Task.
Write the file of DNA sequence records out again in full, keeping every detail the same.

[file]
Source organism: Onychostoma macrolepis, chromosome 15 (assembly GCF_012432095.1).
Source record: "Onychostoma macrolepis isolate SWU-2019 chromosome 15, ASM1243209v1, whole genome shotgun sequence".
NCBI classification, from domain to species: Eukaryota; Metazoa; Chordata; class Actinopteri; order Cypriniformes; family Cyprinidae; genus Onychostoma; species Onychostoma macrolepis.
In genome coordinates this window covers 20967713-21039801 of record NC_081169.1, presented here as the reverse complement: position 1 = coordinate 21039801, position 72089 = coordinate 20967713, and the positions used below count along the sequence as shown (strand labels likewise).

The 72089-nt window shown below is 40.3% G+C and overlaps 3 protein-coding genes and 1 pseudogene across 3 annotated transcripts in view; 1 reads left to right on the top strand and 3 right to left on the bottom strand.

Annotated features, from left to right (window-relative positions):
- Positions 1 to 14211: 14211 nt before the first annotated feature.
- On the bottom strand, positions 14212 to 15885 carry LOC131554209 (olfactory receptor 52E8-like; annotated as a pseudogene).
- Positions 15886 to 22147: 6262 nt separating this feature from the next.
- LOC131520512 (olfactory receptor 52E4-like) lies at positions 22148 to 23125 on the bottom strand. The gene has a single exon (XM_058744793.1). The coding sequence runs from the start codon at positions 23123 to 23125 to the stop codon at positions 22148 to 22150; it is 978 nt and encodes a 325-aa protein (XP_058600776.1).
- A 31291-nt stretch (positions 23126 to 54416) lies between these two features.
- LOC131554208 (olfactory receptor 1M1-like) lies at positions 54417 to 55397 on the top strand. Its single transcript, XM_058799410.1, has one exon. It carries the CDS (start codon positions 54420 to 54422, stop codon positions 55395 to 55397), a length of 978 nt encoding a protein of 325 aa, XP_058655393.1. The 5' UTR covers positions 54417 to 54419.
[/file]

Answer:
Source organism: Onychostoma macrolepis, chromosome 15 (assembly GCF_012432095.1).
Source record: "Onychostoma macrolepis isolate SWU-2019 chromosome 15, ASM1243209v1, whole genome shotgun sequence".
NCBI classification, from domain to species: Eukaryota; Metazoa; Chordata; class Actinopteri; order Cypriniformes; family Cyprinidae; genus Onychostoma; species Onychostoma macrolepis.
In genome coordinates this window covers 20967713-21039801 of record NC_081169.1, presented here as the reverse complement: position 1 = coordinate 21039801, position 72089 = coordinate 20967713, and the positions used below count along the sequence as shown (strand labels likewise).

The 72089-nt window shown below is 40.3% G+C and overlaps 3 protein-coding genes and 1 pseudogene across 3 annotated transcripts in view; 1 reads left to right on the top strand and 3 right to left on the bottom strand.

Annotated features, from left to right (window-relative positions):
- Positions 1 to 14211: 14211 nt before the first annotated feature.
- On the bottom strand, positions 14212 to 15885 carry LOC131554209 (olfactory receptor 52E8-like; annotated as a pseudogene).
- Positions 15886 to 22147: 6262 nt separating this feature from the next.
- LOC131520512 (olfactory receptor 52E4-like) lies at positions 22148 to 23125 on the bottom strand. The gene has a single exon (XM_058744793.1). The coding sequence runs from the start codon at positions 23123 to 23125 to the stop codon at positions 22148 to 22150; it is 978 nt and encodes a 325-aa protein (XP_058600776.1).
- A 31291-nt stretch (positions 23126 to 54416) lies between these two features.
- LOC131554208 (olfactory receptor 1M1-like) lies at positions 54417 to 55397 on the top strand. Its single transcript, XM_058799410.1, has one exon. It carries the CDS (start codon positions 54420 to 54422, stop codon positions 55395 to 55397), a length of 978 nt encoding a protein of 325 aa, XP_058655393.1. The 5' UTR covers positions 54417 to 54419.